AMAC Exclusive by Joshua Charles
With the radical left rapidly redefining the commonly understood meaning of words from “infrastructure” to “citizen,” it can be hard to keep up with the dizzying array of lingo, jargon, and dogma that is needed to understand what the heck Democrats are talking about these days.
It is getting to the point where conservatives need a new dictionary to translate the left’s “woke” talkback into plain English.
To help AMAC readers navigate this brave new world with confidence, we will be bringing you occasional updates on what common words now mean when used by leftists.
The first three entries in the “woke” dictionary? “Racist,” “Racism,” and “Equity.” These words are everywhere in our modern political discourse. But they don’t mean what they used to–at least not to those on the left. Understanding what these terms mean to the “woke” is key to understanding their rhetoric and ideas. `
Ibram X. Kendi is an often-interviewed professor who is widely considered to be one of the “scholarly” voices behind “Woke” ideas about race, “systemic racism,” and “Critical Race Theory.” His bestselling 2019 book, How to be an Antiracist, reveals a great deal about modern leftism.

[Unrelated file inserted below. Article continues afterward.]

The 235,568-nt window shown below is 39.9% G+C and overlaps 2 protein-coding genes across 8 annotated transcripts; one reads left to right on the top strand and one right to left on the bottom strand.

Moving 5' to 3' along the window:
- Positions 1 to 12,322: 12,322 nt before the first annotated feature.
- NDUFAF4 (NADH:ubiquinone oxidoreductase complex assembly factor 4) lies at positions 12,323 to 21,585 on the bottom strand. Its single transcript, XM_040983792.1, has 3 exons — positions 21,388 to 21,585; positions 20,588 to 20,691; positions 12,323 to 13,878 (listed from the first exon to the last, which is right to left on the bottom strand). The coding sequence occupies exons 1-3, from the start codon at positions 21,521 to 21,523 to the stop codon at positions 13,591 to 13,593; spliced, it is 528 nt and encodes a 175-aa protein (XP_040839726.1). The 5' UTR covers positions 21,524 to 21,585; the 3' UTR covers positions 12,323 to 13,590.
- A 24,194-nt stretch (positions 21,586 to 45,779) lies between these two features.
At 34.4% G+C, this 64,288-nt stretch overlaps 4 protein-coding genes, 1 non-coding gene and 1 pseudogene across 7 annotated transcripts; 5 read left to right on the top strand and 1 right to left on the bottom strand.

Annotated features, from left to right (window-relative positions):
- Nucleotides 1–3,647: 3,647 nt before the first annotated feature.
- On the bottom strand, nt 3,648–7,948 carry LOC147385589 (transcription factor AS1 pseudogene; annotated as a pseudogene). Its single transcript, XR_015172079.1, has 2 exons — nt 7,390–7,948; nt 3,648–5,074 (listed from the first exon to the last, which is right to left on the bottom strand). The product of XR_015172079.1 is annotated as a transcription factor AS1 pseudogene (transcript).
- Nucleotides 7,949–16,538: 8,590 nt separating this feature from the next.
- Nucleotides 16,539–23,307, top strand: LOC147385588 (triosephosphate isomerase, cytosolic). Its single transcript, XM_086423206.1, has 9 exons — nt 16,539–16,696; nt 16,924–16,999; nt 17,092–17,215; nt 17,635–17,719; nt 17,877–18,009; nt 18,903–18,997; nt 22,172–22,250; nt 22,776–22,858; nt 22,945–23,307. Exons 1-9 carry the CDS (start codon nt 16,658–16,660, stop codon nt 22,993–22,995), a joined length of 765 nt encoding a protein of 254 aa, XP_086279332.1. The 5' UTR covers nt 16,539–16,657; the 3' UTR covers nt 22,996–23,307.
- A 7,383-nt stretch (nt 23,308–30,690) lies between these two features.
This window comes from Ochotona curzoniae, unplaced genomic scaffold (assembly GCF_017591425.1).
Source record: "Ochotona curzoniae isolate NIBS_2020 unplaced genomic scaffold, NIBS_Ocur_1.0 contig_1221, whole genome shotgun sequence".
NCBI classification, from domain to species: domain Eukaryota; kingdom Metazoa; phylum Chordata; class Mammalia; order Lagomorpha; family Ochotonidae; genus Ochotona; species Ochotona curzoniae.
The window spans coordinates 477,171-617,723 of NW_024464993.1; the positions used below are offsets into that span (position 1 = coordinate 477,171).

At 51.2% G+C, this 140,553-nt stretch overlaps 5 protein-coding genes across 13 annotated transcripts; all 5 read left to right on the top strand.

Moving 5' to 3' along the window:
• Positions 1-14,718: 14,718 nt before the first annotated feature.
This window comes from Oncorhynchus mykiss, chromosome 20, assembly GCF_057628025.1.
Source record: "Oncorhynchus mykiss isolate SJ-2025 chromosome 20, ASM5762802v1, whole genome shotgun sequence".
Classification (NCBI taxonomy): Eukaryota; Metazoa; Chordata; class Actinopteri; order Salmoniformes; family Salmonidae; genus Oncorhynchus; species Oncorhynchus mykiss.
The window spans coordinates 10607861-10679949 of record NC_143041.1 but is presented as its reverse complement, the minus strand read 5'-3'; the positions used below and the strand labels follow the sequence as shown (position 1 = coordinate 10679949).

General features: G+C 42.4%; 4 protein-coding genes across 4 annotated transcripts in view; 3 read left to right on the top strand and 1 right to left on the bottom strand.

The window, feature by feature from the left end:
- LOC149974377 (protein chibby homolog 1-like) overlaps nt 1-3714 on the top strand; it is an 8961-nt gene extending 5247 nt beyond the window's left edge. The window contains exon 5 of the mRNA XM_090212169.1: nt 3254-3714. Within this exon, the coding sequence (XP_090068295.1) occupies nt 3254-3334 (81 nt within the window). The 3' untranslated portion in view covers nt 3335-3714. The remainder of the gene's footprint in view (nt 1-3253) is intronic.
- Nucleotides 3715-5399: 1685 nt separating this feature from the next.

At the beginning of that book, he provides the following definition of “racist”:
One who is supporting a racist policy through their actions or inaction or expressing a racist idea.
At first glance, it may seem that even some conservatives could sign up for most of this definition. But one detail to notice is that one can now be deemed a “racist” for inaction as well as action. It’s not just about how you view others and what you believe in your heart–it’s about what you do, and even what you don’t do–a radical redefinition of how Americans have traditionally defined “racists”. This suggests that one can be “racist” without having any bigoted thoughts or ideas whatsoever—and sure enough, that’s what people like Kendi assert. Anyone who does not actively espouse their radical political agenda can now be termed a racist.
From this definition of “racist,” Kendi goes on to provide this definition of “racism”:
Racism is a marriage of racist policies and racist ideas that produces and normalizes racial inequities. [Emphasis added]
The first thing to notice about this definition is that, just as in the case above, “racism” is no longer the internal bigotry of an individual but is itself connected to certain policies, which Kendi claims are behind what he calls “racial inequities.” We’ll get to his concept of inequity in a moment because it is the central concept of the entire “Antiracist” movement. Kendi himself sheds a great deal of light on what he means by “racism” in this remarkable statement:
The most threatening racist movement is not the alt right’s unlikely drive for a White ethnostate but the regular American’s drive for a “race-neutral” one. The construct of race neutrality actually feeds White nationalist victimhood by positing the notion that any policy protecting or advancing non-White Americans toward equity is “reverse discrimination.”